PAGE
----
EPISODE REVIEW: Stargate Universe: “Common Descent” (Season 2, Episode 17)

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Firstly, let me apologize for the late review. Syfy once again shows their contempt for their viewers by randomly changing their schedule without any advance warning. (Advance warning in this case should probably be them knocking on my door, or at least calling, since I’m kind of inattentive) I had to stay up to watch the rebroadcast.

Secondly let me once again bemoan the death of this show, and take yet another stab at Syfy’s contempt for their audience (saying it twice gives it emphasis!). Seriously: This show has gotten pretty freakin’ good in the past few weeks.


The Destiny is running out of lime for the life support system, and needs a recharge. As they drop out of FTL, they’re attacked by drone ships from the mid-season cliffhanger. They take a lot of damage, but manage to get away, and eventually stop on another planet for supplies. Here they’re met by humans!

Turns out when there were two, Two, TWO destinies a few months ago, the duplicate crew ran through the gate hoping to get to earth. The gate was in flux due to solar flares, which in the Gateverse means “Time Travel.” They ended up 2000 years in the past (9 or 10 AD) on one of the nice Cascadia planets the universe seems to be pretty much exclusively made of, and having nothing better to do, they gave the planet a stupid name (“Novis”) and started having kids. They had kino footage and some other stuff, and wrote an account of their adventures, which they passed to their kids. Young and TJ evidently got back together and had kids. Eli had kids, too (Who was the mom?) The group was originally run by Colonel Young, but eventually Brody led a splinter group called the “Futurians” who went off and founded their own country based on the idea that Rush would eventually show up and save ‘em.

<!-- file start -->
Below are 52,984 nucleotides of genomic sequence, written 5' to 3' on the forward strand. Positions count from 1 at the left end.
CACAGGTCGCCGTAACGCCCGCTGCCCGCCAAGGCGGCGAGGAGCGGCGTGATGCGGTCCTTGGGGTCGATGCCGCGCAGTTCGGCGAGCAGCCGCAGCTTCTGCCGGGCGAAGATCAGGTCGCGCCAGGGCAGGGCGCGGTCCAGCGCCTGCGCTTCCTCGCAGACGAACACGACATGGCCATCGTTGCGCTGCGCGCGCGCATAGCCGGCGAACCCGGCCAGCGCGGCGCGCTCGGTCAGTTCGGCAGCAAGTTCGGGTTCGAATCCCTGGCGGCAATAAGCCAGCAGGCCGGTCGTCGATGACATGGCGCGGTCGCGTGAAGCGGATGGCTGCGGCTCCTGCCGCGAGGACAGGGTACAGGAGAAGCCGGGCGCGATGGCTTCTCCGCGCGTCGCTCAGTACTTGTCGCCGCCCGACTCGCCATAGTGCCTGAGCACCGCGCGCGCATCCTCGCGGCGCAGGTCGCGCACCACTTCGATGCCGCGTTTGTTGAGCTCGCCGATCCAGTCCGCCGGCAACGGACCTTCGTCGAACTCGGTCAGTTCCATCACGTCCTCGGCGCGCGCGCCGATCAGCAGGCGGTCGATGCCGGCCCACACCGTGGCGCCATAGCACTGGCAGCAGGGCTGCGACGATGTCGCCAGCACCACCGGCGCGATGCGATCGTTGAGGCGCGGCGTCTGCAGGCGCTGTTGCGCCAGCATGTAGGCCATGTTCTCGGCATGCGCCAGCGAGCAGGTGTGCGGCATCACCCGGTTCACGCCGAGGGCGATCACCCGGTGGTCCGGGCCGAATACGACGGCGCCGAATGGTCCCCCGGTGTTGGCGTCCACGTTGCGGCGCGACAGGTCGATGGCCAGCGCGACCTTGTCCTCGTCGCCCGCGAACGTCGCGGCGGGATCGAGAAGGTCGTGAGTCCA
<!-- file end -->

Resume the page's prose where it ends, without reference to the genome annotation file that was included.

A generation or so ago (1980 AD) a big bad natural disaster of some sort threatened to destroy Novis, so the citizens of “Youngland” sent out teams to find viable worlds. Despite the fact that the entire universe is exactly like the woods outside Seattle/Tacoma, this proves difficult. One group got stranded on this planet, with no other gates in range, when the gate on Novis ceased to function. Since then, they’ve been having kids, too, and there are a few thousand of ‘em.

After having absorbed all this - and been really freaked out by the presence of Rush, who’s regarded as the devil by the Younglanders, and as a savior by the Futurians - they help the Destiny resupply, and ask Young to take them to their homeworld. Young declines.

The Drones attack again, both the planet and the ship. Young evacuates as many Younglanders as he can, but the planet gate is damaged and ceases to function. The ship jumps away, abandoning people on the ground, including Eli and Scott. The Drones leave. Eli attempts to use the gate to contact Destiny, and eventually manages to send a Morse code message. Destiny loops back, picks everyone up, and agrees to take ‘em all home.

Alas, when they get to Novis, they find the planet in the throws of a volcanic winter, and all life on the surface is evidently dead.

To Be Continued…


Man, is that a cool concept, or what?

The Drones - I didn’t expect to see them again - are tracking Destiny by its use of Stargates. This implies that no one in this galaxy much uses Stargates, otherwise the Drones would attack continually. This implies that civilization in this galaxy is basically limited to individual worlds, with little traffic between planets. This is consistent with what we’ve seen of human civilization in this ep, but it also implies the same is true of sapient aliens, if any.